- Photo illustration by Chuck Kerr
- Don’t go in there: Full Moon High, Suspiria, and Rabbit’s Moon
Halloween, outside of being the one time of the year you can show up to work dressed like a cat and take out your office aggression through competitive pumpkin carving, affords the opportunity to watch disturbing and/or outright revolting movies and not seem like a sociopath. As with many of life’s precious opportunities, this one is often wasted on standard fare: fright films that we’ve all seen a hundred times and return to repeatedly like zombies. Whether it’s Linda Blair peeing on the carpet before crawling backward down the stairs in The Exorcist or Jack Nicholson living out the writer’s life by staring hard at a sheet of paper while running up a monstrous satanic bar tab in The Shining, it’s time to confess the popular terrain is played out.
If you find yourself craving a new set of ghoulish companions this season, consider cueing up one of these lesser-known flicks.
(Dario Argento, 1977)
For a while, this Italian auteur was being touted as a Hitchcock-meets-Russ Meyer maverick who — with his slick attention to atmospheric carnage and slow-motion splatter — had elevated the standards of horror cinema (that was before that Phantom of the Opera turkey he made with Julian Sands). Argento’s reputation as a macabre stylist comes from a trilogy of witch-themed films starring sexy young women with eating disorders. Of this trilogy — which includes the unnerving stand-alone masterpiece Inferno, and the recent yawner Mother of Tears — Suspiria (set in an all-girls dance school, with a kick-ass horror-jazz soundtrack) is the one to watch.
Les Yeux San Visage
(Georges Franju, 1960)
Les Yeux San Visage (Eyes Without a Face), the French film that inspired Pedro Almodóvar’s latest thriller The Skin I Live In, as well as a sudsy Billy Idol ballad that aped its name as a chorus, is simply one of the most arresting horror movies ever made. Its gossamer elements detail the story of a surgeon who kidnaps young women and grafts their faces onto his faceless daughter who, driven mad by the perpetual blood on her hands, steadies herself for vengeance and wanders wraith-like from scene to scene. She wears a white mask resembling a Max Ernst painting and floods the screen with an ethereal dread.
Full Moon High
(Larry Cohen, 1981)
So we’ve all seen Teen Wolf and have that image of Michael J. Fox surfing on a van and turning down the school slut for a girl named “Boof.” Believe it or not, there is a strikingly similar but actually funny teen werewolf comedy that came out four years before called Full Moon High. Written and directed by the notoriously under-appreciated Larry Cohen (who gave us the growling baby classic It’s Alive and that yogurt nightmare movie The Stuff), the film stars a young Adam Arkin as a teen bitten by a werewolf while in Romania who, after several decades, returns to his high school to try get his act together. Aside from being a low-budget yuck fest, Full Moon High is a must-see for any ’80s TV addict who — if so inclined to watch a movie where Ed McMahon plays a Cold War colonel and Alan Arkin (Adam’s father) a wisecracking psychiatrist — will be treated to early performances of such C-list celebs as the chick who played Pinky Tuscadero on Happy Days and the dude who played Lamont on Sanford and Son.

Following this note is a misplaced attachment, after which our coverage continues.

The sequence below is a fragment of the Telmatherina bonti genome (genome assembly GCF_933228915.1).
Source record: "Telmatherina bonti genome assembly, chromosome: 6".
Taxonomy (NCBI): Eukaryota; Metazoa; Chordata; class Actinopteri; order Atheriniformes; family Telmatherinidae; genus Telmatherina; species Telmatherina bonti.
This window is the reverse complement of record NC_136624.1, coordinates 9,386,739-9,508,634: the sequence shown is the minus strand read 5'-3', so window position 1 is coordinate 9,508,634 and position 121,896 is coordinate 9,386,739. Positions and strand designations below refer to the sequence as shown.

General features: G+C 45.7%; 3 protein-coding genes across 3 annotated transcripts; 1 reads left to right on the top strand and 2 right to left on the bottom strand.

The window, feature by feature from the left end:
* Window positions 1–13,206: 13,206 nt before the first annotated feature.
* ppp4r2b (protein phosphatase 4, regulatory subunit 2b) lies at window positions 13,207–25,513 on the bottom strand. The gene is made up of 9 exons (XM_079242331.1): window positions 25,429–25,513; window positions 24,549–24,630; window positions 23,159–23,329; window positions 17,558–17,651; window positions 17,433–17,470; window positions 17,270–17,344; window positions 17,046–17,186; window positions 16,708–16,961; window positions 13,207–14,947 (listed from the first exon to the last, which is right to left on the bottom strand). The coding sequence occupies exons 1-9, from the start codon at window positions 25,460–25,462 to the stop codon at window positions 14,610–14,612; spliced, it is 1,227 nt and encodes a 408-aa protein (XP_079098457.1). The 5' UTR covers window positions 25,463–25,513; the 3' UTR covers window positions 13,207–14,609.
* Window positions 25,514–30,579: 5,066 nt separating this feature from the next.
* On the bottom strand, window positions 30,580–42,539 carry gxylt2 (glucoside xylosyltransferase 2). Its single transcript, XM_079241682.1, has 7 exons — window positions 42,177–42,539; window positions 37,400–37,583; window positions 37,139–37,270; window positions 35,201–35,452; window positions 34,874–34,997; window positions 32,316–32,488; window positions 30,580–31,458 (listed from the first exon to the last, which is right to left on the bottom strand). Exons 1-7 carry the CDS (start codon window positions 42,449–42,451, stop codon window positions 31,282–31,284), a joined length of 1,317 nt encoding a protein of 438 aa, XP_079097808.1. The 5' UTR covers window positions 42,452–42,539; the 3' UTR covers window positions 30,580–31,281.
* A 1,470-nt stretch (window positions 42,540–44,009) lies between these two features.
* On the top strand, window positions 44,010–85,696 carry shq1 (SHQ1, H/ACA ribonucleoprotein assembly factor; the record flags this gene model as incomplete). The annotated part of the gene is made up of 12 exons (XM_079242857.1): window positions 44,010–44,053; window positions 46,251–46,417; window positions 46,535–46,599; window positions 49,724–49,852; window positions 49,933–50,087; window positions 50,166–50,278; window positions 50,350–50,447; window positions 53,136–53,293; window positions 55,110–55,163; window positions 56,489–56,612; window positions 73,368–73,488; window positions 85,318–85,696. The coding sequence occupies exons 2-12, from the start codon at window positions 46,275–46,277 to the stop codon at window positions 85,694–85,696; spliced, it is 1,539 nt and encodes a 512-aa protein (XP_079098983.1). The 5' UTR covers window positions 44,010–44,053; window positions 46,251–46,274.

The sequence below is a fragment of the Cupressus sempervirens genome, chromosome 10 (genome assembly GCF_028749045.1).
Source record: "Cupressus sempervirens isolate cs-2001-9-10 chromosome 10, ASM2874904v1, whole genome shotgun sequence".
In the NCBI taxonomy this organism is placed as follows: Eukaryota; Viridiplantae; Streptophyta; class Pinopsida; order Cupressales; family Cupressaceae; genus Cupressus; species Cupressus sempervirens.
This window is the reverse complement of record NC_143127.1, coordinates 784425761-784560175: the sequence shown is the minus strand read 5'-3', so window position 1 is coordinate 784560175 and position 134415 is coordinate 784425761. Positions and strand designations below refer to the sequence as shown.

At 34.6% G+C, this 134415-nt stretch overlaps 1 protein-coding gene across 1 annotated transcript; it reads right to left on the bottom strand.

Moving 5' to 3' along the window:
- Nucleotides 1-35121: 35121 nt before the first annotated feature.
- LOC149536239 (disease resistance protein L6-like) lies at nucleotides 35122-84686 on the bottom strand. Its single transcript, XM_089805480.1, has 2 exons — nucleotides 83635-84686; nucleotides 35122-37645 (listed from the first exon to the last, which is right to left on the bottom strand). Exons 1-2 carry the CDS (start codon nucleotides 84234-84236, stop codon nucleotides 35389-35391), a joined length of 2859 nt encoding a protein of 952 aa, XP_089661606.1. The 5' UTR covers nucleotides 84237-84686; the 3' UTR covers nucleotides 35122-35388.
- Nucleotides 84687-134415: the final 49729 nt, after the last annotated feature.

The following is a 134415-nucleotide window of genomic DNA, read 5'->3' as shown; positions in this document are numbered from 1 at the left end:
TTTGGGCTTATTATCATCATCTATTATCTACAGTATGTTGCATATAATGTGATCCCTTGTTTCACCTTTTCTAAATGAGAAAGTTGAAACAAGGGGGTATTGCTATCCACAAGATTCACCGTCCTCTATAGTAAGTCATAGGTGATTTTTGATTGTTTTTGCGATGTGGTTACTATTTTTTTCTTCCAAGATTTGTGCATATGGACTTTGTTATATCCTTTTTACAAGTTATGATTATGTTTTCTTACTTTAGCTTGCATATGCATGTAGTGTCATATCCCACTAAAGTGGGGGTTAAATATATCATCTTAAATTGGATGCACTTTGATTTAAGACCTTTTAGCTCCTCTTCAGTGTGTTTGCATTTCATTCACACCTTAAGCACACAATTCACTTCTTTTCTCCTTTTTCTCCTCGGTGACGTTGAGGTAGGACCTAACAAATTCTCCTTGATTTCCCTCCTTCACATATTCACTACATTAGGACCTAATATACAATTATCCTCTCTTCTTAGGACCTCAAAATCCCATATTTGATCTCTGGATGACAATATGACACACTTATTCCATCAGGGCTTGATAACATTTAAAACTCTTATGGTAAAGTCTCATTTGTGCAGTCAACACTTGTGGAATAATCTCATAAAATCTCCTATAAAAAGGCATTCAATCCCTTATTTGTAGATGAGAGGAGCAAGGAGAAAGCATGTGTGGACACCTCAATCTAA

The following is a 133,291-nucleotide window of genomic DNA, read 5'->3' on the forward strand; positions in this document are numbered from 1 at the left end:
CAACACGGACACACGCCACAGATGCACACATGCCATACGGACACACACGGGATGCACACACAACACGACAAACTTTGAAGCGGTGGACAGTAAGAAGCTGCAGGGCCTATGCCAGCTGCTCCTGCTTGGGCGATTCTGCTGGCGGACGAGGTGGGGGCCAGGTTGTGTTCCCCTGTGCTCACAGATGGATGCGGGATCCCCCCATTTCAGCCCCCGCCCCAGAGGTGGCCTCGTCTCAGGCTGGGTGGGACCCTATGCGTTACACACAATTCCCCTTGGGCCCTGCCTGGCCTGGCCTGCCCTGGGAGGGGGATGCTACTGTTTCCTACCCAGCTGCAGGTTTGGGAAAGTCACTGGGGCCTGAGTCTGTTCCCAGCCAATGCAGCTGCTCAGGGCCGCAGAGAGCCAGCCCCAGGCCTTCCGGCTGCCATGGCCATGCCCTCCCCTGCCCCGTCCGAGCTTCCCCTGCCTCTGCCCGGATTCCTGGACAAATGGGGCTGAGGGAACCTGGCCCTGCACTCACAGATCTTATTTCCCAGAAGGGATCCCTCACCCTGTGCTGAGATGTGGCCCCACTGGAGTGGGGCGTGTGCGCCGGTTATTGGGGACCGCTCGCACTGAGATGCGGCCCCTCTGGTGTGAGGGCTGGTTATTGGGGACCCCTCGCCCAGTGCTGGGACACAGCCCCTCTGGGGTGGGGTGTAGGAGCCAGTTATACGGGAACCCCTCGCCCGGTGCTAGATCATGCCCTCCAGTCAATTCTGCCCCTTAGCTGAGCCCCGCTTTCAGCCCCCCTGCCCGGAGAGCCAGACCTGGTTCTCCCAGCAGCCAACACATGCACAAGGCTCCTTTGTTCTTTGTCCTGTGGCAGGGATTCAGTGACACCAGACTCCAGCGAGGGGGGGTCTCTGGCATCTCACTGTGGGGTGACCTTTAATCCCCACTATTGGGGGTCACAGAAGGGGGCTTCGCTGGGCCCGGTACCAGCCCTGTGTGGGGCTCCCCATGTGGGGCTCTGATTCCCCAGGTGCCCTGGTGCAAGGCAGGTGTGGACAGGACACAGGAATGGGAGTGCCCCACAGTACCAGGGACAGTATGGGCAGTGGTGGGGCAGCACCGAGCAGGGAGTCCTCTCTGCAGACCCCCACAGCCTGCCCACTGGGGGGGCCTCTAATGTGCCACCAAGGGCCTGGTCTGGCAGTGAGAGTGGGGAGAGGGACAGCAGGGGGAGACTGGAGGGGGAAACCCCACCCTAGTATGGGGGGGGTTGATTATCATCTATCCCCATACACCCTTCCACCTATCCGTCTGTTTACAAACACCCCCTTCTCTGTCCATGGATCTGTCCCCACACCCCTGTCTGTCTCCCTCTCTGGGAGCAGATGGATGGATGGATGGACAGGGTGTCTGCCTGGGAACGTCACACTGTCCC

(Kenneth Anger, 1950)
You know the work of Kenneth Anger, author of the notorious gossip bible Hollywood Babylon, even if you don’t know his films. From the slow pans of leather clad motorcyclists in his underground classic Scorpio Rising to the haunted cackling of a pampered recluse in his elegantly eerie Puce Moment, Anger’s films have been “quoted” by everyone from Martin Scorsese to David Lynch. In his enchanting Rabbit’s Moon he offers a lonely pantomime in the tradition of the commedia dell’arte about the pain of a clown who falls in love with the moon. The doomed fool tries to charm the ballerina bunny who resides within its lunar world, but his efforts are scoffed at, as she has a more eligible suitor — Lucifer in the form of a Harlequin — who can get her better presents. There are two versions of this beautiful film, and they both have their charms. But, for the purpose of Hollow’s Eve, watch the 16-minute one that includes that post-punk Raincoats song “It Came in the Night.” For full effect, watch it about five times in a row.
At any rate, at least know that this Halloween you don’t have to pretend to enjoy the Rocky Horror Picture Show when it gets played on VH1. •